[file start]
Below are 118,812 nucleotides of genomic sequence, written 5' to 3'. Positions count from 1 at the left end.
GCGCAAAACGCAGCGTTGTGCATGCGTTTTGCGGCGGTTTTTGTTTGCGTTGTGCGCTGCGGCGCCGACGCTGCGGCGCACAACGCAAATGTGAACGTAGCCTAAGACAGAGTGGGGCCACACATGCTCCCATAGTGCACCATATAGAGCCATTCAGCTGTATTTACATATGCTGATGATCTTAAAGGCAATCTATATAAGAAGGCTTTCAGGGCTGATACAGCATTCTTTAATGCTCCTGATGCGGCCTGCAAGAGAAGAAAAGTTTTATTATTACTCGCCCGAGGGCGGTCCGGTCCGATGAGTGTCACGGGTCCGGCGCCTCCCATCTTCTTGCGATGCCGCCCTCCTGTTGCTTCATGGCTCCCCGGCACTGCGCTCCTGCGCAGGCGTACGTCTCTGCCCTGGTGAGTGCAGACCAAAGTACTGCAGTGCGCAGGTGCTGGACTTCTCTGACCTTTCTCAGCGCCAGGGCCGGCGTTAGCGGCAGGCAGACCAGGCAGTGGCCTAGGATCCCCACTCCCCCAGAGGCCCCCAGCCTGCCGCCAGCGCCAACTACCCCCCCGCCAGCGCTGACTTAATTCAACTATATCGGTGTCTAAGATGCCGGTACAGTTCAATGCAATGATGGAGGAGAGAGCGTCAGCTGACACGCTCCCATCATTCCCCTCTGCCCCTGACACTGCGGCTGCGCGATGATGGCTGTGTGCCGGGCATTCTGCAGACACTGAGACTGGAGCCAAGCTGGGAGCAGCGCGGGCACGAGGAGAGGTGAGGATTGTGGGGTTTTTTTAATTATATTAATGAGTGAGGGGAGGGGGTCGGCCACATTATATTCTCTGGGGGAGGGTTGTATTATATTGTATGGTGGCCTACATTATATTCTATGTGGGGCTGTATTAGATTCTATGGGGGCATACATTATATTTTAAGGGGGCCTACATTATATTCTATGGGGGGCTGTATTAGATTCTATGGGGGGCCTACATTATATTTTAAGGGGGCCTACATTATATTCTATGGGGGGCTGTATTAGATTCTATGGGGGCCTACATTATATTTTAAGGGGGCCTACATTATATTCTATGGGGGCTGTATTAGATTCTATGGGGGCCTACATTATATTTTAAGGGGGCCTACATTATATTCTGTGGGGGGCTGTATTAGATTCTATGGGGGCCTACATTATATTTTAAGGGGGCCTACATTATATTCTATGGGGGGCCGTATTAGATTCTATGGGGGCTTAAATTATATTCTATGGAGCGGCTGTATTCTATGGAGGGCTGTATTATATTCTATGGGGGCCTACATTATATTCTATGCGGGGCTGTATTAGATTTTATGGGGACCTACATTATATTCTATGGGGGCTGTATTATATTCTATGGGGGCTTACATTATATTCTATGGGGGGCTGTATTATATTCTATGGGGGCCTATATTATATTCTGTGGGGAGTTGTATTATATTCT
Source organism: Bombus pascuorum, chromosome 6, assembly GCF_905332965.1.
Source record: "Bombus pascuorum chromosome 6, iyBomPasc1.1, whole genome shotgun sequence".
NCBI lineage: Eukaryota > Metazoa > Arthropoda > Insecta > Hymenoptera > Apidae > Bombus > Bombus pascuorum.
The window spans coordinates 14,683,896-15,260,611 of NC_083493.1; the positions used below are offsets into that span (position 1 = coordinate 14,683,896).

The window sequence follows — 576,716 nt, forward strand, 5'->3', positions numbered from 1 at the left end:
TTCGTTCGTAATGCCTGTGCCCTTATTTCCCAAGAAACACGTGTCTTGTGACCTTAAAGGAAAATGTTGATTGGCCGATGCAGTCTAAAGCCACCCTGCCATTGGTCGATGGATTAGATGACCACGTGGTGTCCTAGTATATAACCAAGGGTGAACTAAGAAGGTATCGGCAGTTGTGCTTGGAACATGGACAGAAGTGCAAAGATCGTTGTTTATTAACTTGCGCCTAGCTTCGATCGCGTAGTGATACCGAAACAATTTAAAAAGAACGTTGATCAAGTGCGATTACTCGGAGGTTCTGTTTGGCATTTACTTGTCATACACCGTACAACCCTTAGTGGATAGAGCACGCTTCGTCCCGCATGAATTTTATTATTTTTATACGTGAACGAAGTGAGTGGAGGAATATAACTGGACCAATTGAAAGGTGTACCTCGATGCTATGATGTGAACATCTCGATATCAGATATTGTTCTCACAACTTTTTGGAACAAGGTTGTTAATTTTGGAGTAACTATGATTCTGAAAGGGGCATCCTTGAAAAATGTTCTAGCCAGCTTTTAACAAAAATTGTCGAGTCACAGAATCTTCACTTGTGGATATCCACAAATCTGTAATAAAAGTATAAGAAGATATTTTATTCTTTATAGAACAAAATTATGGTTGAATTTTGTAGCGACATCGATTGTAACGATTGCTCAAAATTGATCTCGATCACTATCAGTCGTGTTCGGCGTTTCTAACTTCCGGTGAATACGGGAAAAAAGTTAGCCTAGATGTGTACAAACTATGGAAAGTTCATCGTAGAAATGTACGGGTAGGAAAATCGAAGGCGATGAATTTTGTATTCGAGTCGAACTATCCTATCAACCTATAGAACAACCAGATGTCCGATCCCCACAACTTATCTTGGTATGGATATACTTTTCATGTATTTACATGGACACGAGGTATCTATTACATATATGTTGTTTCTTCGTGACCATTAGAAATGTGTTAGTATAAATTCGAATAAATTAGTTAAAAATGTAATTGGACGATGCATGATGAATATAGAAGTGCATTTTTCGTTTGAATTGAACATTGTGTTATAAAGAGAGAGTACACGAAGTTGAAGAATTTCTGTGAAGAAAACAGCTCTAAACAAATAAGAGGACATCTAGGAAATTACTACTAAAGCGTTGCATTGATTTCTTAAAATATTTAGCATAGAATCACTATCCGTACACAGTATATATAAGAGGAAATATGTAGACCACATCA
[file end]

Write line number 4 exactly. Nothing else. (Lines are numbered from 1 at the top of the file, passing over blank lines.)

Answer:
Source record: "Bombus pascuorum chromosome 6, iyBomPasc1.1, whole genome shotgun sequence".